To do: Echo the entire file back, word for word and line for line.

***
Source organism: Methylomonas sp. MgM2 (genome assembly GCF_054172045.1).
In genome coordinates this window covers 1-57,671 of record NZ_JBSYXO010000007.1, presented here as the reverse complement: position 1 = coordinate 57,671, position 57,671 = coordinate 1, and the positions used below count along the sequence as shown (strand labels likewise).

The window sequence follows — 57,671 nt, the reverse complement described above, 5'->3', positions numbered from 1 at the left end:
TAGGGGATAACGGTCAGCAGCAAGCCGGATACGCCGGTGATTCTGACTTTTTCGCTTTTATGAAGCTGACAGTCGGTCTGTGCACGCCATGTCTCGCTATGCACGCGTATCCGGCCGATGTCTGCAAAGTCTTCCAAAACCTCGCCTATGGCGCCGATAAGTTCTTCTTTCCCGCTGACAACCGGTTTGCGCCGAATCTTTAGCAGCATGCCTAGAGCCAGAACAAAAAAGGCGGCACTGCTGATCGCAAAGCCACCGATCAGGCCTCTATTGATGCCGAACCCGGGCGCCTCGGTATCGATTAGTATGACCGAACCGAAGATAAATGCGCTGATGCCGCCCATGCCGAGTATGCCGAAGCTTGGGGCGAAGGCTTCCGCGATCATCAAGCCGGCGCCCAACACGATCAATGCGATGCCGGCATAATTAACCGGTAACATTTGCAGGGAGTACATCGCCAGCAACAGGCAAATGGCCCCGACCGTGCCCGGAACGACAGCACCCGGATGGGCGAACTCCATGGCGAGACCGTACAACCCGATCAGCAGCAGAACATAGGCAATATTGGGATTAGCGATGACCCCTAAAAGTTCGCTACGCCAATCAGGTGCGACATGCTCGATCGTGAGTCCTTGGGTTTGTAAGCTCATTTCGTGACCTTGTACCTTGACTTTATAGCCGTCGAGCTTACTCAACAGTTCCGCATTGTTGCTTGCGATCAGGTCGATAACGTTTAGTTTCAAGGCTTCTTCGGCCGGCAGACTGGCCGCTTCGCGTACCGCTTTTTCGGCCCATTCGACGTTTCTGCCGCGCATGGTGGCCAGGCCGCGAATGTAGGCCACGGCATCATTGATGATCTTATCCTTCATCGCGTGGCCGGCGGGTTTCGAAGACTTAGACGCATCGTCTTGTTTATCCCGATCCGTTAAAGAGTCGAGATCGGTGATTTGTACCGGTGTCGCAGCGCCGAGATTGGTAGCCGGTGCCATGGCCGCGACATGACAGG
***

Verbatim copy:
Source organism: Methylomonas sp. MgM2 (genome assembly GCF_054172045.1).
In genome coordinates this window covers 1-57,671 of record NZ_JBSYXO010000007.1, presented here as the reverse complement: position 1 = coordinate 57,671, position 57,671 = coordinate 1, and the positions used below count along the sequence as shown (strand labels likewise).

The window sequence follows — 57,671 nt, the reverse complement described above, 5'->3', positions numbered from 1 at the left end:
TAGGGGATAACGGTCAGCAGCAAGCCGGATACGCCGGTGATTCTGACTTTTTCGCTTTTATGAAGCTGACAGTCGGTCTGTGCACGCCATGTCTCGCTATGCACGCGTATCCGGCCGATGTCTGCAAAGTCTTCCAAAACCTCGCCTATGGCGCCGATAAGTTCTTCTTTCCCGCTGACAACCGGTTTGCGCCGAATCTTTAGCAGCATGCCTAGAGCCAGAACAAAAAAGGCGGCACTGCTGATCGCAAAGCCACCGATCAGGCCTCTATTGATGCCGAACCCGGGCGCCTCGGTATCGATTAGTATGACCGAACCGAAGATAAATGCGCTGATGCCGCCCATGCCGAGTATGCCGAAGCTTGGGGCGAAGGCTTCCGCGATCATCAAGCCGGCGCCCAACACGATCAATGCGATGCCGGCATAATTAACCGGTAACATTTGCAGGGAGTACATCGCCAGCAACAGGCAAATGGCCCCGACCGTGCCCGGAACGACAGCACCCGGATGGGCGAACTCCATGGCGAGACCGTACAACCCGATCAGCAGCAGAACATAGGCAATATTGGGATTAGCGATGACCCCTAAAAGTTCGCTACGCCAATCAGGTGCGACATGCTCGATCGTGAGTCCTTGGGTTTGTAAGCTCATTTCGTGACCTTGTACCTTGACTTTATAGCCGTCGAGCTTACTCAACAGTTCCGCATTGTTGCTTGCGATCAGGTCGATAACGTTTAGTTTCAAGGCTTCTTCGGCCGGCAGACTGGCCGCTTCGCGTACCGCTTTTTCGGCCCATTCGACGTTTCTGCCGCGCATGGTGGCCAGGCCGCGAATGTAGGCCACGGCATCATTGATGATCTTATCCTTCATCGCGTGGCCGGCGGGTTTCGAAGACTTAGACGCATCGTCTTGTTTATCCCGATCCGTTAAAGAGTCGAGATCGGTGATTTGTACCGGTGTCGCAGCGCCGAGATTGGTAGCCGGTGCCATGGCCGCGACATGACAGG